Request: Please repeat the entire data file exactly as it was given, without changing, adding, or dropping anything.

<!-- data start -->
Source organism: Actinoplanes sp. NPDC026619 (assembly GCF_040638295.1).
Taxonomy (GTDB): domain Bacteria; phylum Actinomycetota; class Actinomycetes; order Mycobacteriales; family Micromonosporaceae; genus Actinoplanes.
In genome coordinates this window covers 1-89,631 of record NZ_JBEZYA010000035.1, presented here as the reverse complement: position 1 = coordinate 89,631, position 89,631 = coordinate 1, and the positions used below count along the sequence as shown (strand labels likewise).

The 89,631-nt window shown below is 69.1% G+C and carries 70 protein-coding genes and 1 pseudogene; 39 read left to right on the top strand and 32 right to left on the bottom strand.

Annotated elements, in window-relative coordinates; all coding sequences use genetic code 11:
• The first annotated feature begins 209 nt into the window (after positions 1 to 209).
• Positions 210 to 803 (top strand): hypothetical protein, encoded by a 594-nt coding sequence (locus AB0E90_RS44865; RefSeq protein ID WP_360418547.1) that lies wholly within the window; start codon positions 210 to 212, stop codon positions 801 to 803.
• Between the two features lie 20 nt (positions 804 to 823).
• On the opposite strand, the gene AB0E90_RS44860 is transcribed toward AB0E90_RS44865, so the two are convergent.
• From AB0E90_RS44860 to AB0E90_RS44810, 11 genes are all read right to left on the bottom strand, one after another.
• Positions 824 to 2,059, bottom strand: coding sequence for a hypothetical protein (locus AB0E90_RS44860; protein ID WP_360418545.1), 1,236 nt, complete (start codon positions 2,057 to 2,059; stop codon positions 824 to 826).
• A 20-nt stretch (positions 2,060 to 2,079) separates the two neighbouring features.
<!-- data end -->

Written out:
Source organism: Actinoplanes sp. NPDC026619 (assembly GCF_040638295.1).
Taxonomy (GTDB): domain Bacteria; phylum Actinomycetota; class Actinomycetes; order Mycobacteriales; family Micromonosporaceae; genus Actinoplanes.
In genome coordinates this window covers 1-89,631 of record NZ_JBEZYA010000035.1, presented here as the reverse complement: position 1 = coordinate 89,631, position 89,631 = coordinate 1, and the positions used below count along the sequence as shown (strand labels likewise).

The 89,631-nt window shown below is 69.1% G+C and carries 70 protein-coding genes and 1 pseudogene; 39 read left to right on the top strand and 32 right to left on the bottom strand.

Annotated elements, in window-relative coordinates; all coding sequences use genetic code 11:
• The first annotated feature begins 209 nt into the window (after positions 1 to 209).
• Positions 210 to 803 (top strand): hypothetical protein, encoded by a 594-nt coding sequence (locus AB0E90_RS44865; RefSeq protein ID WP_360418547.1) that lies wholly within the window; start codon positions 210 to 212, stop codon positions 801 to 803.
• Between the two features lie 20 nt (positions 804 to 823).
• On the opposite strand, the gene AB0E90_RS44860 is transcribed toward AB0E90_RS44865, so the two are convergent.
• From AB0E90_RS44860 to AB0E90_RS44810, 11 genes are all read right to left on the bottom strand, one after another.
• Positions 824 to 2,059, bottom strand: coding sequence for a hypothetical protein (locus AB0E90_RS44860; protein ID WP_360418545.1), 1,236 nt, complete (start codon positions 2,057 to 2,059; stop codon positions 824 to 826).
• A 20-nt stretch (positions 2,060 to 2,079) separates the two neighbouring features.